One of the best things about using Pinterest for me is that I never know when inspiration for library programming is going to strike. Whether it happens when I’m actually surfing through my feed of pins from boards I follow (and following a diversity of interests is key here) or when I’m combing through my RSS feed in the morning, I invariably find ideas that would make great programs. But how do you use Pinterest when you are actively trying to plan specific programs, particularly with Teen Read Week in mind?

Curating Information

The first use for Pinterest is as a visual board to present pre-curated ideas, one I use quite frequently with my Library Advisory Board when we are discussing possible ideas for special events. When we planned our Night of Writing Dangerously last year (an evening where kids came to do nothing but eat and write in a fun environment), I first projected my Writing Tips & Tricks Board as inspiration for their thoughts. Not only did my students have fun picking out the t-shirts and mugs that would become our prizes, but the infographics and tips had them asking if volunteer teachers could be “grammar police” someone could flag down with a question, or if we could use one of our glass walls to chart the rise and fall of a short story. My Hunger Games Library Programming Ideas Board absolutely made our party when the first movie came out (over half our school came to it) since it enabled students to plan Capitol hair and make up stations, Wii archery tournaments, and a Facebook Profile picture corner with life-size cardboard cutouts of the actors – and I owe it all to Pinterest.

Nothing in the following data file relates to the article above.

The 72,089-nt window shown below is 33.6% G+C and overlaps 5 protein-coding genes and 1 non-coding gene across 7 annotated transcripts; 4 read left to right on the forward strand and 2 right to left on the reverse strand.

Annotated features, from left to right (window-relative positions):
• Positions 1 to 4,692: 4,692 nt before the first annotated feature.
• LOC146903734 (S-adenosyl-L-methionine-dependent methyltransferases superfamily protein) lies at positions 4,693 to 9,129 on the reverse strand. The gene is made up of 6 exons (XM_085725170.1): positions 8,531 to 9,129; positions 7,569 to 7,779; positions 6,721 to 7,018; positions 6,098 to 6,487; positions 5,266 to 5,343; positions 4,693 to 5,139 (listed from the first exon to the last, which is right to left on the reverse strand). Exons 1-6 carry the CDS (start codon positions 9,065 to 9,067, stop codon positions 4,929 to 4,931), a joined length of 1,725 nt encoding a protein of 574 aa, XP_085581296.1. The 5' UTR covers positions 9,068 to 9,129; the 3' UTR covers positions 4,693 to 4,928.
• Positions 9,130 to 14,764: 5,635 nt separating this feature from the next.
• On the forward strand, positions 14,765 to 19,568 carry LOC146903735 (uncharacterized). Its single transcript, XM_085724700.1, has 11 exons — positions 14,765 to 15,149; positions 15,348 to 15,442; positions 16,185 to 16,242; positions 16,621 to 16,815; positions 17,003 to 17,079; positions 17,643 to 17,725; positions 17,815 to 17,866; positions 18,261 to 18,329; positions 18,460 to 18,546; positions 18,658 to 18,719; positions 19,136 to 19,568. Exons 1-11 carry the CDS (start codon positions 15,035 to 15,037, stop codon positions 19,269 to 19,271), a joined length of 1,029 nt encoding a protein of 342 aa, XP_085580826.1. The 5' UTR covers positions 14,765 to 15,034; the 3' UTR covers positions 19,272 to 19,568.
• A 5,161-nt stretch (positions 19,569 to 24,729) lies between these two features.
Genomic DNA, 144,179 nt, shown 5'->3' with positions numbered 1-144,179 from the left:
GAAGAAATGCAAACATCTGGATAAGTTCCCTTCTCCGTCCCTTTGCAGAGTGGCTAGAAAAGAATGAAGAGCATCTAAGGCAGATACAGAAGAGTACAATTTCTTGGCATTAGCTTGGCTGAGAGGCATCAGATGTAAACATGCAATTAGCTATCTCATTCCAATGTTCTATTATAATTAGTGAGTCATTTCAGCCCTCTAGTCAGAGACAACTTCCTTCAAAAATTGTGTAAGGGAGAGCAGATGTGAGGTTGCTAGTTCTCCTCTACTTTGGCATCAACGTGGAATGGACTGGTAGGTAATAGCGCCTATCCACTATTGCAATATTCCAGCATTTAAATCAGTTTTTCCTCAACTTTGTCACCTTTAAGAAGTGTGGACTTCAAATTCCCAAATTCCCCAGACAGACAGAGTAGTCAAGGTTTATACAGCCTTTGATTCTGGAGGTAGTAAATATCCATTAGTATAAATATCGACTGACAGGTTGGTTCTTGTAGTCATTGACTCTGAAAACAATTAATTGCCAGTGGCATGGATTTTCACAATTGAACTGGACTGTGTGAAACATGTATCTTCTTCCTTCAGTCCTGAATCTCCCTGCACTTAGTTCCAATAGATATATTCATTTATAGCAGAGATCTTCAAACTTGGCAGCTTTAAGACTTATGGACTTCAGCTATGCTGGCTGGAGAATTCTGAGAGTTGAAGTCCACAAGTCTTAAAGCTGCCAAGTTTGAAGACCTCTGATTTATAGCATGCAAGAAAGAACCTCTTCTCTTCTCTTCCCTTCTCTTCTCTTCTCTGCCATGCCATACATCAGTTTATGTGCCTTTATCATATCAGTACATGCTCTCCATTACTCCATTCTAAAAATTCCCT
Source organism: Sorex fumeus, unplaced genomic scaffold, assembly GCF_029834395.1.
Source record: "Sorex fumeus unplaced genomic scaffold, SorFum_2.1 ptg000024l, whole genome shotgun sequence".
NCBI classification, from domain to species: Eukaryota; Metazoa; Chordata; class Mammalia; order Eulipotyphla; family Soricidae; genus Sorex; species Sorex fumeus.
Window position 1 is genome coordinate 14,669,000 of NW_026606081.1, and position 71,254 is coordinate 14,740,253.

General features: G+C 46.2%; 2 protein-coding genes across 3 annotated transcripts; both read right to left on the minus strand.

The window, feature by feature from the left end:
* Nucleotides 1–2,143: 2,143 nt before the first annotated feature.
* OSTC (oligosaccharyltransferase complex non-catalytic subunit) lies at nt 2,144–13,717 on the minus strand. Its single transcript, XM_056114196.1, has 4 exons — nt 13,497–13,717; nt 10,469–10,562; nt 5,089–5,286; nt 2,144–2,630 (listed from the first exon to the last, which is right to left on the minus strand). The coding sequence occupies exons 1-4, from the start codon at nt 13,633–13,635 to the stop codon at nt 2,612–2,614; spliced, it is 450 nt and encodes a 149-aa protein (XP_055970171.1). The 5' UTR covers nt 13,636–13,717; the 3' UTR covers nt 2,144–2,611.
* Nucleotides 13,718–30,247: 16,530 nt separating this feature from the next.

Adding students or other faculty (or librarians) to a collaborative board is a terrific way of putting the power of idea generation in their hands. YALSA traditionally adds members of the Teen Read Week committee to the Teen Read Week 2013 Board and you can see the theme of “Seek the Unknown” played out largely in the areas of science fiction and mystery-related pins, the two pieces the majority of librarians identify as their intended focus for next week. Many minds are usually superior to a measly single mind, so collaborative boards often build off each other, and you can set your account to notify you by email when someone else pins to the board in question. There have been many instances that I see what someone pinned in an email notification and it makes me think of a whole new search term to try, a fact which brings us to our next (and most crucial) point regarding Pinterest. Read More →

Do you remember the first search engine you ever used? Was it Alta Vista? (That dates some of us.) Was it Google? Have you noticed how search has changed over the years? Some search engines no longer exist, new ones arrive on the scene (and sometimes depart pretty quickly) and others change in order to remain relevant. The world of search is not static and Google’s Knowledge Graph that launched recently shows just how true that is.